“Getting to Know” is an occasional series that will introduce Arms Control Today readers to interesting people active in the world of arms control.
Eric Schlosser, author of Command and Control: Nuclear Weapons, the Damascus Accident, and the Illusion of Safety (2013), is perhaps an unlikely nuclear expert. Best known for his 2001 book Fast Food Nation, the 54-year-old author has never worked in academia, the military, or the government. Yet, Command and Control has won rave reviews and was a finalist for the 2014 Pulitzer Prize in history. It also earned Schlosser an invitation to give a talk at the nuclear security summit in The Hague. That is where Arms Control Today caught up with him by phone March 26. The interview, conducted by Jefferson Morley, has been edited for length and clarity.
You wrote books about fast food and illicit drugs [Reefer Madness]. How did you get from there to nuclear weapons?
In the late 1990s, I became interested in the future of warfare in space. Many of the officers I spent time with at the Air Force Space Command talked about their experiences in the Cold War. One of the stories I heard was the Damascus accident story [in which a fuel-leak explosion destroyed a nuclear missile launch pad in rural Arkansas in September 1980]. It lodged in my mind. I was originally just going to write [it] as a minute-by-minute description of a nuclear weapons accident. When I heard about the safety problems with our arsenal, [the book] got bigger. And as I learned about command and control machines and nuclear targeting, it just got bigger and bigger.
Did you study the subject in school?
When I was an undergraduate, I studied game theory and nuclear strategy. During the 1980s, as the Cold War really heated up, I was a supporter of the nuclear freeze movement. So I was more conversant with these issues than maybe an ordinary student might be.
What was the moment that made you want to write Command and Control?
It was something in the zeitgeist. I felt that this was the greatest national security threat we face. And then, going back to the Damascus accident, I had tracked down one of the principal people, and it was just an extraordinary narrative. Then I came upon the work of the Drell panel, appointed by Congress in 1990, to look at problems in our arsenal. Reading their report, [I thought] “My God, maybe this weapon really could have detonated in Arkansas.” I don’t want to exaggerate how likely detonation would have been. It was a low probability. But it was also a low probability that dropping a socket wrench would destroy an intercontinental ballistic missile.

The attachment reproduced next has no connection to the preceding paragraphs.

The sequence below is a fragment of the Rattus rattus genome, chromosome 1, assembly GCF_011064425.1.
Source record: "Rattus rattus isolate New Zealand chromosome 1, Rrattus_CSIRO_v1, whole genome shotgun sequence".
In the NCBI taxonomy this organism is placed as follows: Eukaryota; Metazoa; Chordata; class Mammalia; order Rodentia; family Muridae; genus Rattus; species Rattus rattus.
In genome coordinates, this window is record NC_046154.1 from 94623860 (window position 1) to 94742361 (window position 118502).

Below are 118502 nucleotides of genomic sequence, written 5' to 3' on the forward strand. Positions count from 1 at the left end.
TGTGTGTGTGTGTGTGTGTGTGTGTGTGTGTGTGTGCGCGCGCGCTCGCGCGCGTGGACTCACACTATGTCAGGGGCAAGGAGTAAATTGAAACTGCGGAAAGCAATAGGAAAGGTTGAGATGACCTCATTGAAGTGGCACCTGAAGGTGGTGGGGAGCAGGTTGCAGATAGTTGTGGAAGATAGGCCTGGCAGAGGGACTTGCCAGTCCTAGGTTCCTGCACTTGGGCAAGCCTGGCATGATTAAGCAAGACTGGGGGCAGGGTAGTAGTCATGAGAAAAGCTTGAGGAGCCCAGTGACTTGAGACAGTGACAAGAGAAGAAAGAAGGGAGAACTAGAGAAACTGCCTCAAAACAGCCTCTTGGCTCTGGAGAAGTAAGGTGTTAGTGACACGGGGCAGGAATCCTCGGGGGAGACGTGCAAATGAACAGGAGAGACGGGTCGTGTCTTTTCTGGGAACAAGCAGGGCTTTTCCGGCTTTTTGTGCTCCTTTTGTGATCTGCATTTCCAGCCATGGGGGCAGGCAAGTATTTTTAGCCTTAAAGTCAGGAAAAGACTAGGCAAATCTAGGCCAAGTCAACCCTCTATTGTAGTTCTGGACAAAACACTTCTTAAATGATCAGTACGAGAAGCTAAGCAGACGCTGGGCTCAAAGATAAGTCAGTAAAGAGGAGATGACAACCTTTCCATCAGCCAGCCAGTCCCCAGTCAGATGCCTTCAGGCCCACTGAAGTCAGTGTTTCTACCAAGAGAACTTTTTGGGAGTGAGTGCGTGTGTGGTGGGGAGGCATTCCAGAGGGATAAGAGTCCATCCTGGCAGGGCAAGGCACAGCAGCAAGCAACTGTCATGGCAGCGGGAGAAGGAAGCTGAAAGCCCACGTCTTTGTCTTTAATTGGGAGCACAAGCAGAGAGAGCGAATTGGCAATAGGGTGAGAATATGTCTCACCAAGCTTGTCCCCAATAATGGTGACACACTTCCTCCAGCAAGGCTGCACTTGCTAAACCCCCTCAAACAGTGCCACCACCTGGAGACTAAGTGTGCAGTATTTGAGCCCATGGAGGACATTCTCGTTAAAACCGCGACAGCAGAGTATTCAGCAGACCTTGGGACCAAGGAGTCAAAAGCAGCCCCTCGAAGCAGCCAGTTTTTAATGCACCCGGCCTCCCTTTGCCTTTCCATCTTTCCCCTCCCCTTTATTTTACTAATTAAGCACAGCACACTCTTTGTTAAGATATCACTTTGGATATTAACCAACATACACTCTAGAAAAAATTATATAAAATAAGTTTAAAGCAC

Do you think the book is having an impact?
I feel like the book has been read at a high level in our own country and in other countries. It’s very gratifying that the book has been read by the people who have the power to do something.
What was your biggest frustration?
The [Freedom of Information Act] requests took a couple of years. By comparing the documents I received that had been censored by different people, I was able to piece together what had been excised. Overwhelmingly, what was excised was information that [would] embarrass the national security bureaucracy. I found that frustrating. This secrecy has helped to prevent real debate and discussion.
What’s the best comment you’ve heard from a reader?
The comments that have meant the most have been from enlisted personnel in the Air Force who served in the nuclear mission [and] who felt that their service was honored and recognized.
Are you hopeful about the nuclear weapons issue?
When I was writing the book, I was less hopeful. I was just so immersed in the minutiae of war planning and weapons designs…. Now that it’s done, I am hopeful, but I’m deeply concerned too. The Ukraine crisis has increased my concerns. It’s a real setback in disarmament…. [It] is worth keeping in mind that the first Cold War was not a nuclear war. Most of the people who I spent time with in this world [of nuclear weapons] were stunned by the fact that there wasn’t a nuclear exchange, that there wasn’t even an accidental detonation. That helps me feel optimistic.
There are still 17,000 nuclear weapons; at one point there were 50,000 to 60,000. It doesn’t have to end badly, but I think we as a people need to make sure it doesn’t end badly.